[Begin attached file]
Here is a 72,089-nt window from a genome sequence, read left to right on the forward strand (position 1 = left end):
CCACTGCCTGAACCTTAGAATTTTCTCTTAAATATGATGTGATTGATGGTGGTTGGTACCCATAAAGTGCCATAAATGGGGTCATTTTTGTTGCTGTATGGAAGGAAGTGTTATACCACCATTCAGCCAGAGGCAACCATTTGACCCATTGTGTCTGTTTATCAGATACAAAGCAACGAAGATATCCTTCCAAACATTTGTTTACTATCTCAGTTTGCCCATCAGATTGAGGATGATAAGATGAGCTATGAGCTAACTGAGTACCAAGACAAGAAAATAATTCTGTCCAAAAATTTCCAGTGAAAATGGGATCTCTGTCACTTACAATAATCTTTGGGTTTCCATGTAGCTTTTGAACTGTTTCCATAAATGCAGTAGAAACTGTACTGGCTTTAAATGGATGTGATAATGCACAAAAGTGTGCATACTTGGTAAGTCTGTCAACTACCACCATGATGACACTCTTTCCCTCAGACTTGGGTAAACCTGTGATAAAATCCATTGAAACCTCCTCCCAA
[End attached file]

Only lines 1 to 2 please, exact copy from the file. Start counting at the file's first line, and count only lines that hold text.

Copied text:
Here is a 72,089-nt window from a genome sequence, read left to right on the forward strand (position 1 = left end):
CCACTGCCTGAACCTTAGAATTTTCTCTTAAATATGATGTGATTGATGGTGGTTGGTACCCATAAAGTGCCATAAATGGGGTCATTTTTGTTGCTGTATGGAAGGAAGTGTTATACCACCATTCAGCCAGAGGCAACCATTTGACCCATTGTGTCTGTTTATCAGATACAAAGCAACGAAGATATCCTTCCAAACATTTGTTTACTATCTCAGTTTGCCCATCAGATTGAGGATGATAAGATGAGCTATGAGCTAACTGAGTACCAAGACAAGAAAATAATTCTGTCCAAAAATTTCCAGTGAAAATGGGATCTCTGTCACTTACAATAATCTTTGGGTTTCCATGTAGCTTTTGAACTGTTTCCATAAATGCAGTAGAAACTGTACTGGCTTTAAATGGATGTGATAATGCACAAAAGTGTGCATACTTGGTAAGTCTGTCAACTACCACCATGATGACACTCTTTCCCTCAGACTTGGGTAAACCTGTGATAAAATCCATTGAAACCTCCTCCCAA